‘A’ is for Access
The ability to communicate our basic needs and wants to people within our environment is something that many of us take for granted. But what about those who do not have an ability to communicate effectively? There are approximately 1.2 million Australians with a communication disability. Without access to the right tools and support, these people often experience communication barriers that inhibit participation in community life, and lead to social and emotional isolation.
Speech Pathology Week falls in August each year, and the topic this year is: Communication access is communication for all. A Growing Understanding is a supporter of Speech Pathology Australia’s call for greater action to ensure communication accessibility for all. We believe that access is vital in ensuring everyone can participate in social, educational and community activities. By providing award winning services to support those with communication difficulties, we are proud to help children and families break down communication barriers, build life-long skills and grow confidence. But ‘access’ is more than just acquiring the skills to participate in everyday life.
What is communication access?
Communication access is where everyone can get their message across regardless of their communication difficulties. It is about people being able to go to school, into a shop or visit a service provider, and know that they will be treated with dignity and respect, that someone will talk directly to them and give them time to convey their message, listen to that message and be willing to use other ways of communicating to support their need.
When looking at communication access, the most important thing to be aware of is that communication is a two-way process. Both people need to take responsibility for making the communication effective and successful. For business owners, educators or anyone who interacts with people on a daily basis, there are a few simple things you can do to break down some of the communication barriers that may be experienced:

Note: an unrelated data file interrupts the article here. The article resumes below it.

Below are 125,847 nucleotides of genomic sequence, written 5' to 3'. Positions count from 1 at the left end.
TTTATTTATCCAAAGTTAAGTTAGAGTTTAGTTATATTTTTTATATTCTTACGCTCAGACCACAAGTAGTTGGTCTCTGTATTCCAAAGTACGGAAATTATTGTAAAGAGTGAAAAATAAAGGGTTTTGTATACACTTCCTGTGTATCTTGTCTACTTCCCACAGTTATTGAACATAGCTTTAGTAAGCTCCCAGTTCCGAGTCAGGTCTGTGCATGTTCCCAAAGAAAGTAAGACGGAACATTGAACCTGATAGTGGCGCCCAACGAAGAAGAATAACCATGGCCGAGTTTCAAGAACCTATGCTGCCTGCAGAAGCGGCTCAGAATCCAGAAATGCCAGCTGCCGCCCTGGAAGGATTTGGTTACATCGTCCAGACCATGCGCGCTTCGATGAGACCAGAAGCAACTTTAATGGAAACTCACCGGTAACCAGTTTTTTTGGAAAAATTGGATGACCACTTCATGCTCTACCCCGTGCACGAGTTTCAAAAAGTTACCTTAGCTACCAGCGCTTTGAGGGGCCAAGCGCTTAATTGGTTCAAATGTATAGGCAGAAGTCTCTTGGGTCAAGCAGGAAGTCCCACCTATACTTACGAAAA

- Display easy to read signage that can help people navigate your premises without the need to ask questions
- Write and display information in easy to read formats, and incorporate symbols and images where possible
- Investigate assistive technologies (ATs) that can be implemented to help people communicate i.e. augmentative and alternative communication (ACC) devices like picture boards or a computer program.
For those with communication difficulties, a speech pathologies can provide support, therapies and strategies that will help build confidence and enable individuals to engage in everyday activities.
The role of the speech pathologist in communication access
Because communication is generally considered to involve two people, those with communication difficulties need to develop specific skills so they can be an ‘active’ participant in a conversation. A speech pathologist can help with the development of these skills, and inevitably enable an individual with communication difficulties to participate in various activities.